You can't judge a book by its cover, but can you judge a film by its trailer?
Last week saw a bunch of trailers come out that got geeks en masse either exploding with squee or sighing in fury. You can see a bunch of the ones for 2015 releases here.
Star Wars: The Force Awakens, which won't be out this year, had everyone just exploding in their pants with the new trailer. Chrome stormtroopers, robot soccer balls, forever young Chewbacca! It had it all. We still don't really know much at all of what the movie is about, but by gawd it sure looks great.
Shortly thereafter, the new Batman v Superman: Dawn of Justice trailer leaked and was met with a resounding meh, even after the grainy bootleg was replaced a day later by the real deal. It wasn't a bad trailer and certainly added more interest than the first teaser, but it was impossible to upstage Star Wars.
For a trailer that I thought was genuinely bad, have a look at Terminator: Genisys ... sigh. Look, if you ask me, the Terminator franchise has never been able to come close to the magic encapsulated in the first two films. Not the third film, not the TV series, not the Christian Bale debacle, and this pseudo-reboot looks about as convoluted and hamfisted as any unnecessary sequel I've ever seen.
But as bad as that movie looks, there's one that looks even worse. M. Night Shyamalan's The Visit. Aside from The Sixth Sense and Unbreakable, the guy hasn't put out anything of merit. The Village had a couple bright spots. Signs, too. But after The Last Airbender killed whatever good will he had with movie-goers, I'm frankly surprised he can still find work. When I heard he was going back to the horror genre, I thought there was a glimmer of hope. NEWP! Not only is it a found footage film, and done in such a way that pisses all over that overused conceit, but the trailer shows a movie so overladen in cliche and insulting plot points, that I wonder just how awful the film will be if these snippets are the best it can muster.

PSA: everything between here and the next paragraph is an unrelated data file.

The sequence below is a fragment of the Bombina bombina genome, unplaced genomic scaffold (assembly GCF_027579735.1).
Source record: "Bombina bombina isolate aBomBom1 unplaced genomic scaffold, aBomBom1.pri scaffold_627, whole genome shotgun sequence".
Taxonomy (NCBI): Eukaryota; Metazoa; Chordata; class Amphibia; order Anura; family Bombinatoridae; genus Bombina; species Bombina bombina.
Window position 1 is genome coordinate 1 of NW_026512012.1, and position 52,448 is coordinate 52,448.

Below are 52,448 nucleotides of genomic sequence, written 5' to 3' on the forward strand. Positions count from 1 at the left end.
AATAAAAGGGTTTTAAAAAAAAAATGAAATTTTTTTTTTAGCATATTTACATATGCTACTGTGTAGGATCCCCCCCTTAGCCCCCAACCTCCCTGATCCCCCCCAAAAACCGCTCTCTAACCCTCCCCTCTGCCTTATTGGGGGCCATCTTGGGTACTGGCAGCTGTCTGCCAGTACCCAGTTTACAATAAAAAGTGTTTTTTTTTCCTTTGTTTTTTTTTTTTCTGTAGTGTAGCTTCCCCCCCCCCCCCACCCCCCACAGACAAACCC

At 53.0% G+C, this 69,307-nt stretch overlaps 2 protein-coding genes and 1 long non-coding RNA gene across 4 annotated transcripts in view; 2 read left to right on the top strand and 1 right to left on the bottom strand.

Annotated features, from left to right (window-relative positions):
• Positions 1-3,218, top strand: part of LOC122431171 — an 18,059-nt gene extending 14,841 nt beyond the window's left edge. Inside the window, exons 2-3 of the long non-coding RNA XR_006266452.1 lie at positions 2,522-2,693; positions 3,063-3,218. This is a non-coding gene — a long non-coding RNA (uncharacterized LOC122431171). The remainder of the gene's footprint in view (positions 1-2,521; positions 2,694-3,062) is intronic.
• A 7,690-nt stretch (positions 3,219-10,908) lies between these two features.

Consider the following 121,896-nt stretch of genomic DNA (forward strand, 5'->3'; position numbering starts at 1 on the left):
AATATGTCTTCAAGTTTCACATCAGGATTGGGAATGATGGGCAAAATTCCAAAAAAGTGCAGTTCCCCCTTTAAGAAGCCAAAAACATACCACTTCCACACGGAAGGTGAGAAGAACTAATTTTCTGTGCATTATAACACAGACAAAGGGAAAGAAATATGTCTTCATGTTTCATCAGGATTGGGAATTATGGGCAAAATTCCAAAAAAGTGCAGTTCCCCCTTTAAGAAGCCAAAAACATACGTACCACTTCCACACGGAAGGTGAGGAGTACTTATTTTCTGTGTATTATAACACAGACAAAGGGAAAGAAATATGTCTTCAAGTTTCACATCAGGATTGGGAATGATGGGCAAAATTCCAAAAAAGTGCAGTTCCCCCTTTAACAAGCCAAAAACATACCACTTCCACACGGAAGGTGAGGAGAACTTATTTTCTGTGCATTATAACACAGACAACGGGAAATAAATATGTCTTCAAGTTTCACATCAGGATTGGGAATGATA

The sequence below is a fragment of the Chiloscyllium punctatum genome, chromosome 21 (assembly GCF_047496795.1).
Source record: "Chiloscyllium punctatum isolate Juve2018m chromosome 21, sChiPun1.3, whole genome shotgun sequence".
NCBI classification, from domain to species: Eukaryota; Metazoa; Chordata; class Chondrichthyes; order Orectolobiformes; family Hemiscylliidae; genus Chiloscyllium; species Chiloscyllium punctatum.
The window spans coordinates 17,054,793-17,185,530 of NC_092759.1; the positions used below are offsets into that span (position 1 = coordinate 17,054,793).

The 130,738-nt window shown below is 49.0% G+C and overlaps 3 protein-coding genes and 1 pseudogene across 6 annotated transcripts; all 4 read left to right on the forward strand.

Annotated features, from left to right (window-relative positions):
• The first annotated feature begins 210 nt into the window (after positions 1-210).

Honestly, as far as 2015 goes, outside of Avengers 2 and Max Max: Fury Road, I'm not seeing a whole lot to get excited for. At least with the action/adventure genres, I'm not seeing much of anything. There's Southpaw and Aloha, but they're more drama and comedy respectively. Ant-Man? Maybe? Looks like it'll be fun, but it also looks like a placeholder film in the MCU. I'm happy to be wrong on that, though.
That's why books are so awesome. There are tons of 'em out there, and finding good to great ones is no trouble at all. In fact, a couple in the latest pile to arrive on my doorstep look like they could be kickass. Have a look and let me know what catches your eye.
Dreaming Deep by Anonymous-9 - What do you do when you've always proven your skills at crime fiction? Throw in some Lovecraftian horror to make it interesting. Hey, sounds like a good plan to me.
Goblins and Skinner by David Bernstein - Dave has a couple more horror novels set for release this summer. Goblin comes out through Samhain Publishing, while Skinner comes out through DarkFuse. Definitely a guy to watch out for if you aren't already.
The Gumshoe and Other Brit Grit Yarns by Paul D. Brazill - I had already loaded The Gumshoe onto my Kindle when it came out as a separate novella, but now it's collected with other tales and I snagged it for free.
The Clockwork Dagger / The Clockwork Crown / The Deepest Poison by Beth Cato - Not only does Beth have a follow up novel to her successful debut novel, but there's also a companion novella out as well this year. I have an interview with Beth coming up soon to talk about it all, so keep your eyes peeled.
The Brass Giant by Brooke Johnson - How about a little YA steampunk for a change of pace? This one features a teen girl with a passion for tinkering that finally gets a chance to assist with the construction of a top secret automaton. Nice work if you can get it.
The Breadwinner by Stevie Kopas - Zombie apocalypse, anyone? Stevie has a trilogy set in Florida as the undead start feasting on brains, what brains can be found in that humid den of debauchery. This novel is the first.
Red Junction by Kile Norby - Then there was some weird western that showed up in the ARCs. It's set during the Colorado gold rush, and features a heckuva lotta zombies.
No Date for Gomez by Graham Parke - I reviewed No Hope for Gomez a couple years ago, and now the sequel is out. Graham was generous enough to gift a copy to me via Kindle, so thanks Graham.
The Penny Thief by Christophe Paul - This one is a previously published novel that features a banker up against a scheming rival as they go after the same stolen money. Could be good.
Night of All Evil by J.M. Shorney - A former member of an occult get-along gang becomes the target of said group as they try to resurrect their leader. Interesting premise.
Aickman's Heirs edited by Simon Strantzas - I'm unfamiliar with Robert Aickman's work, but his weird fiction has garnered a devoted following, aking to H.P. Lovecraft. Now there's an anthology that serves as tribute to his strange tales, published by Undertow Publications. I'm intrigued.